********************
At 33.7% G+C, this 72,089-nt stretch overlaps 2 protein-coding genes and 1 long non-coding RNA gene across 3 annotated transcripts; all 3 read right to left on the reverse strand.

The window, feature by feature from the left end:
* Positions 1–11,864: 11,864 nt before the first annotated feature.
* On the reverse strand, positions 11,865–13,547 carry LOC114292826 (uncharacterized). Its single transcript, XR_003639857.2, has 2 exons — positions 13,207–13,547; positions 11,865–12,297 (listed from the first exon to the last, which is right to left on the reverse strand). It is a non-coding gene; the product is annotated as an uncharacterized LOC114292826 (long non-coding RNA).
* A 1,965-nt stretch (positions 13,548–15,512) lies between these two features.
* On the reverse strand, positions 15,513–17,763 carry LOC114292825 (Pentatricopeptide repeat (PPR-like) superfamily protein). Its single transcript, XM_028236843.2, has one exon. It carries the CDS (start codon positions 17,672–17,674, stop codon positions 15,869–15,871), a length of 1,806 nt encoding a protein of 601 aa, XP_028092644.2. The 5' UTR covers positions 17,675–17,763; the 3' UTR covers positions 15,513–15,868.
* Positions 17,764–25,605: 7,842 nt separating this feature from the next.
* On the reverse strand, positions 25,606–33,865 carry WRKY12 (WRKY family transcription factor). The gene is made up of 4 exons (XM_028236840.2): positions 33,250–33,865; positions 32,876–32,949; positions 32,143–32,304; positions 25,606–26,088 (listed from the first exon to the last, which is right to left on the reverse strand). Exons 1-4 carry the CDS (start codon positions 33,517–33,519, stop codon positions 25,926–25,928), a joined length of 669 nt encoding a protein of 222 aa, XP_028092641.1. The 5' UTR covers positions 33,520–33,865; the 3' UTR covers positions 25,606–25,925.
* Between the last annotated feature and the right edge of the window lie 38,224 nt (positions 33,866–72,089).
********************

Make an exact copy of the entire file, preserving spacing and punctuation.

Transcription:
At 33.7% G+C, this 72,089-nt stretch overlaps 2 protein-coding genes and 1 long non-coding RNA gene across 3 annotated transcripts; all 3 read right to left on the reverse strand.

The window, feature by feature from the left end:
* Positions 1–11,864: 11,864 nt before the first annotated feature.
* On the reverse strand, positions 11,865–13,547 carry LOC114292826 (uncharacterized). Its single transcript, XR_003639857.2, has 2 exons — positions 13,207–13,547; positions 11,865–12,297 (listed from the first exon to the last, which is right to left on the reverse strand). It is a non-coding gene; the product is annotated as an uncharacterized LOC114292826 (long non-coding RNA).
* A 1,965-nt stretch (positions 13,548–15,512) lies between these two features.
* On the reverse strand, positions 15,513–17,763 carry LOC114292825 (Pentatricopeptide repeat (PPR-like) superfamily protein). Its single transcript, XM_028236843.2, has one exon. It carries the CDS (start codon positions 17,672–17,674, stop codon positions 15,869–15,871), a length of 1,806 nt encoding a protein of 601 aa, XP_028092644.2. The 5' UTR covers positions 17,675–17,763; the 3' UTR covers positions 15,513–15,868.
* Positions 17,764–25,605: 7,842 nt separating this feature from the next.
* On the reverse strand, positions 25,606–33,865 carry WRKY12 (WRKY family transcription factor). The gene is made up of 4 exons (XM_028236840.2): positions 33,250–33,865; positions 32,876–32,949; positions 32,143–32,304; positions 25,606–26,088 (listed from the first exon to the last, which is right to left on the reverse strand). Exons 1-4 carry the CDS (start codon positions 33,517–33,519, stop codon positions 25,926–25,928), a joined length of 669 nt encoding a protein of 222 aa, XP_028092641.1. The 5' UTR covers positions 33,520–33,865; the 3' UTR covers positions 25,606–25,925.
* Between the last annotated feature and the right edge of the window lie 38,224 nt (positions 33,866–72,089).